Our faces contain information about our family history and lifestyle. For example, certain facial traits can be passed down from parents to children for generations.
Is it therefore possible that the physical resemblances among a group of individuals can provide clues about common blood ties?
This is one of the main objectives of a research being carried out by the group of Social and Mediterranean Archaeoecology (ASOME) at the Universitat Autònoma de Barcelona (UAB) on the Argaric society, which expanded throughout the southeastern part of the Iberian Peninsula some 4,000 years ago and was one of the first urban societies in Western Europe.
Joana Bruno, researcher at ASOME-UAB, archaeologist and master in science illustration, was in charge of the facial reconstruction of 38 individuals from El Argar, selected after a detailed osteological study of more than 250 skeletons recovered from well-preserved tombs of La Almoloya and La Bastida.
“Unlike the facial reconstructions of individuals from the past that are usually based on artistic inspiration, Bruno’s approach applies verifiable scientific procedures”, says Cristina Rihuete Herrada, lecturer of the Department of Prehistory at the UAB and member of ASOME-UAB.
To carry out the study, Joana Bruno digitised the skulls using a high-resolution 3D laser scanner. On the 3D models of the skulls, she added muscle layers and other soft tissues to obtain the most probable appearance of the persons to whom the skulls belonged, in a “complex exercise using forensic techniques and data from the biological profile of these individuals”, says the archaeologist. “The application of the method starts by identifying the biological characteristics of the individual (sex and age) and collecting the measurements of each skull. Subsequently, regression equations are applied to these data to obtain the relative position of the facial features. Soft tissue depths are also added to specific areas of the skull, to determine what would be their most probable appearance”, she adds.
“So far we have the representations of the faces of 22 women, 16 men and two children, mostly all from the site of La Almoloya. This is the largest corpus of facial representations from a single prehistoric site that we have to date, and an unprecedented look at an important part of the community,” says Cristina Rihuete.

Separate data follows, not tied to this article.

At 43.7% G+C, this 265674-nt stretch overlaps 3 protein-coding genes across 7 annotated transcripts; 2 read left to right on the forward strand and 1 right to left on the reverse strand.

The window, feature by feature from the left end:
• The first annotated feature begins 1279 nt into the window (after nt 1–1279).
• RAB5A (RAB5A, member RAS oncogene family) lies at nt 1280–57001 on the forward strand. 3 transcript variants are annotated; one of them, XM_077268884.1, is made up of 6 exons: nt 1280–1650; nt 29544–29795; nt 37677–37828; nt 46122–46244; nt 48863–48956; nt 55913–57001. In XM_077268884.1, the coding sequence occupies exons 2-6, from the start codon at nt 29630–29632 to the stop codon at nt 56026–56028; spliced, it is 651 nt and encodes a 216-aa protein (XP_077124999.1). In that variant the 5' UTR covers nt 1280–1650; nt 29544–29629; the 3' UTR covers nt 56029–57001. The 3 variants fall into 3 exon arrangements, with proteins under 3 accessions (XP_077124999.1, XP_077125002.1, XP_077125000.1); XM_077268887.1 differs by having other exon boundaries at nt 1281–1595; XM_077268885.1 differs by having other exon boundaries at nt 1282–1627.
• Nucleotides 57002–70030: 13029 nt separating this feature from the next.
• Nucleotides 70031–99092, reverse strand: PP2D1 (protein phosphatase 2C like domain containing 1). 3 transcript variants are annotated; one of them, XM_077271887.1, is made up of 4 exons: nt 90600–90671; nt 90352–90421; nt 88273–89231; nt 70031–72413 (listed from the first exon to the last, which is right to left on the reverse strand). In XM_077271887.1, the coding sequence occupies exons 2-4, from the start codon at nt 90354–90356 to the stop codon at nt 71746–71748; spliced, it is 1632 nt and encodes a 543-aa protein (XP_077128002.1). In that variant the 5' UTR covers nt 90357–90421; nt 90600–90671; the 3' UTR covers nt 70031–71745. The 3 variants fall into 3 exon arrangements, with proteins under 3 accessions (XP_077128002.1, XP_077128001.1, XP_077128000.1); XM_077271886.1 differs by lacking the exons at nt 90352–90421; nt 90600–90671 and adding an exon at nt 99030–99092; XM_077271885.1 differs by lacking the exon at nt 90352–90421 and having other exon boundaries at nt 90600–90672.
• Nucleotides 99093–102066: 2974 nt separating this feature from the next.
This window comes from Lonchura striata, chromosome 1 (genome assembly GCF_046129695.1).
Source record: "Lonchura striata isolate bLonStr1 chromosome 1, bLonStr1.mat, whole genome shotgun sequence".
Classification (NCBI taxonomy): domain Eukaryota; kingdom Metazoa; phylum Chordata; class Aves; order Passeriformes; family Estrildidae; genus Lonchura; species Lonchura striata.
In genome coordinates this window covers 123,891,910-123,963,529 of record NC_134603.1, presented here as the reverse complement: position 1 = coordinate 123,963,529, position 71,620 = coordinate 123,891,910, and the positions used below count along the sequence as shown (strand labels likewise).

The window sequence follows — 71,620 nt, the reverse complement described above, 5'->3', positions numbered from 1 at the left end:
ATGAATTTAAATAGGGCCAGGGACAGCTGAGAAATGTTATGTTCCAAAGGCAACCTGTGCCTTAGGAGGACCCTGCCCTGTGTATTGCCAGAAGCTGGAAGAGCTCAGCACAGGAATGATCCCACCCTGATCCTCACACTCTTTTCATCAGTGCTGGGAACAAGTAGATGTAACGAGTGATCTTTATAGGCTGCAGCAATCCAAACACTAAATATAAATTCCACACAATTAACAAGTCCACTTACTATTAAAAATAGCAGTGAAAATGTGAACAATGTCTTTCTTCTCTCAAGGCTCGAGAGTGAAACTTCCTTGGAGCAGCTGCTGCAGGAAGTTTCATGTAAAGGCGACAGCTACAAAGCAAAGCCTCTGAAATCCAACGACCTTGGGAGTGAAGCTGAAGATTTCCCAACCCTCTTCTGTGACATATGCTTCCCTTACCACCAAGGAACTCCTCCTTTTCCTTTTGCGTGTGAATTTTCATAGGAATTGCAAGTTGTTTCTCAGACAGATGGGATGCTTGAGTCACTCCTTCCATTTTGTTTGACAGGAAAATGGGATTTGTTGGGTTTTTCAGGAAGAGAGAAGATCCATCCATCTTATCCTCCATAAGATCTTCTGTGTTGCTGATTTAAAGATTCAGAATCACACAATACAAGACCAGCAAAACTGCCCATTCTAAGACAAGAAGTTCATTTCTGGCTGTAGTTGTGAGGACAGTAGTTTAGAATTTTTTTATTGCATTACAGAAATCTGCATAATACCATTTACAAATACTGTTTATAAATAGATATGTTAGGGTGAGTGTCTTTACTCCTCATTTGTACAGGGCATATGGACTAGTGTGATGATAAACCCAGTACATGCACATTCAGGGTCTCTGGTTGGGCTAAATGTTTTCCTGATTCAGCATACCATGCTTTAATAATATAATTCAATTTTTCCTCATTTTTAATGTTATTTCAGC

Kinship Relationships in Prehistory
Joana Bruno’s study, which forms part of her PhD thesis, is integrated in a multidisciplinary research conducted by the ASOME-UAB group, and will be based on medical images and statistical techniques to investigate whether the Argaric facial form retains evidence of kinship and lifestyle.
The results of the quantitative comparisons of facial and cranial traits will be contrasted with those of the forthcoming ancient DNA analyses from the same sample, to verify the reliability of the facial approach. “This could lead to a new way of approaching the reconstruction of kinship relationships in prehistoric societies, traditionally ‘invisible’ or hidden from archaeological research”, says Rafael Micó, also researcher at ASOME-UAB.
Based on the phenotypic knowledge of the preliminary DNA analysis and the archaeological data generated by the UAB fieldwork, Bruno is also working on the first artistic “portraits” of the Argarics. “The power of images for the public dissemination of archaeological knowledge is undeniable”, says the researcher, for whom “scientific research and artistic work need not be separate fields”.
Header Image – Process of “filling” the face with soft tissue. Image Credit: ASOME-UAB